KARACHI, PAKISTAN — PARTY slogans and pictures of guns cover walls along the dusty streets. The green, red, and white Mohajir National Movement (MQM) flag flies from rundown buildings and tiny, modest homes in this lower-class neighborhood. Businessmen chafe at the curfews and the MQM-inspired strikes and violence that frequently shut down their small shops. But residents express respect for an organization which they say stands for the rights of mohajirs, Muslim refugees from India, and has given them political muscle against native Sindis. They hope, too, that MQM will get their sons work.
``When people migrated to this area, it was just desert. We built it up and had peace until [former Prime Minister Zulfikar Ali] Bhutto came and took our jobs,'' says Nasir Ali in his shop, which sells eyeglasses. ``Then this Benazir [Bhutto] came, and we waited for months. But our children still don't get any jobs. We built this organization to give our children jobs.''
This neglected neighborhood has become a flash point in the MQM's stormy rise to power. During the Feb. 7 general strike called by the party, Liaquatabad became a battleground for angry mobs who attacked police stations, barricaded streets, and stoned and fired on the Army patrols.
Liaquatabad's armed youths are part of the MQM's vast grass-roots organization that defend the party's turf, political observers say. MQM leaders also have won support through community work such as repairing roads and mediating local disputes.
``We are fighting for our rights,'' says Shakeel Ahmed who often mans barricades during trouble.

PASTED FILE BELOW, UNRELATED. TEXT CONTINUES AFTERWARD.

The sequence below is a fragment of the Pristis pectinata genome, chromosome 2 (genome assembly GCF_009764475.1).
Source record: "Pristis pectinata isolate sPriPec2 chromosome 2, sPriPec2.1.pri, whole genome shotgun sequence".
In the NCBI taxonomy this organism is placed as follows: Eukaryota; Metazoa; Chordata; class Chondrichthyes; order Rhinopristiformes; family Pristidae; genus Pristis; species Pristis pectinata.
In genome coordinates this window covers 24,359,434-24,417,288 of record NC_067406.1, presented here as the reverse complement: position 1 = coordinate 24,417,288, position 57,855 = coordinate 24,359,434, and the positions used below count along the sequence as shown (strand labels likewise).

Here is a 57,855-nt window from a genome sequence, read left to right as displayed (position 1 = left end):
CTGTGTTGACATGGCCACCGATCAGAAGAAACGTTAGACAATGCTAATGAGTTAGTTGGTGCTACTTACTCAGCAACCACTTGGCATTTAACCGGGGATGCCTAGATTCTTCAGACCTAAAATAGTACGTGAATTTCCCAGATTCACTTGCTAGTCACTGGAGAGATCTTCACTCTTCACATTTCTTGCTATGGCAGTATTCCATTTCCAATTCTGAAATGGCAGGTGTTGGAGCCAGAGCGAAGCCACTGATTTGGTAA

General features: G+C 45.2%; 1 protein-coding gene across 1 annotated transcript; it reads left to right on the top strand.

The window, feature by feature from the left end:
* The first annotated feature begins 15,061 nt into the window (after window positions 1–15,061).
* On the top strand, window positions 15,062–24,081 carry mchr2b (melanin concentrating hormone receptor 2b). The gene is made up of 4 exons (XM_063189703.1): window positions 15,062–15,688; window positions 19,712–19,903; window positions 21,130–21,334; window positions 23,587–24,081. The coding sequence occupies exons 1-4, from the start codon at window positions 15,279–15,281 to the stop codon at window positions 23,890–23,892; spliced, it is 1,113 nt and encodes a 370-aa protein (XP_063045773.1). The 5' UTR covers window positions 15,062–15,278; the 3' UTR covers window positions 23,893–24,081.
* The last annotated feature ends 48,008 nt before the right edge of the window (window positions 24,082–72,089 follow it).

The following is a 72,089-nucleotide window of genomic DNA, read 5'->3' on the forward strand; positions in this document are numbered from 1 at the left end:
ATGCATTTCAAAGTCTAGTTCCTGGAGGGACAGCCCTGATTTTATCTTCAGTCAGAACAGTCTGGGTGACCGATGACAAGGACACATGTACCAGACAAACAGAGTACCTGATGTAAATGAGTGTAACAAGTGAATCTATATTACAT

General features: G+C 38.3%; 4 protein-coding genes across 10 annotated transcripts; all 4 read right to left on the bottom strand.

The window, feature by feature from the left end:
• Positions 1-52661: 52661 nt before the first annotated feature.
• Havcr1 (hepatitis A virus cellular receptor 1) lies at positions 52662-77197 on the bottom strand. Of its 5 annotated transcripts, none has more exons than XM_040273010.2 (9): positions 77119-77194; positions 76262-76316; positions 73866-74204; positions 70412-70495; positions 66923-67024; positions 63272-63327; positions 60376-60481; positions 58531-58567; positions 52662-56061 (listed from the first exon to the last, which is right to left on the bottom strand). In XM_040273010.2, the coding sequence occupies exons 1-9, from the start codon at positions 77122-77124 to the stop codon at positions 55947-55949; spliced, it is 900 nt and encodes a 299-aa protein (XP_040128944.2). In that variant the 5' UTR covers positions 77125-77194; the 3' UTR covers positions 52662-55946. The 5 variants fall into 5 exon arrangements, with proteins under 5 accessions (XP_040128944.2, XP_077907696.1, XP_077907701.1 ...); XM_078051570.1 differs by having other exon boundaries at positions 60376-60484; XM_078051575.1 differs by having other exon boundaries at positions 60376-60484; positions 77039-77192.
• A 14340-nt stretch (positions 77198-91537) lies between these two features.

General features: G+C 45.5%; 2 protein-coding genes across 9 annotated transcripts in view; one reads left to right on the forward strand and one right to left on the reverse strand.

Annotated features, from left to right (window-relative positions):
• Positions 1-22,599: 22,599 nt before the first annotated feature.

However, the emergence of the MQM, which enjoys support in poorer areas and slums, also has divided Pakistan's mohajirs along class lines. The well-to-do, who live in comfortable neighborhoods behind heavily guarded gates, often echo MQM concerns.
But they also decry the party's growing militarization and partly blame it for the growing violence and crime in Karachi. With the economy in a tailspin, jobs and college admissions tight, and more violence looming, wealthy mohajirs are joining the flight of business and capital from Karachi.
``My family came from India to this city for shelter,'' says a businessman. ``But my son can't enroll in college and my family isn't safe. I will have to move them to Lahore or Islamabad or even out of the country.''
But for the less well-off, leaving is not an option. ``We used to live in India. We came here to get peace but now there is no peace,'' says Kamar, a bespectacled mother of eight. ``We want Karachi to be better because we have to live here. Those people with enough money have no problems. But those of us who have to earn daily, we are the ones who suffer.''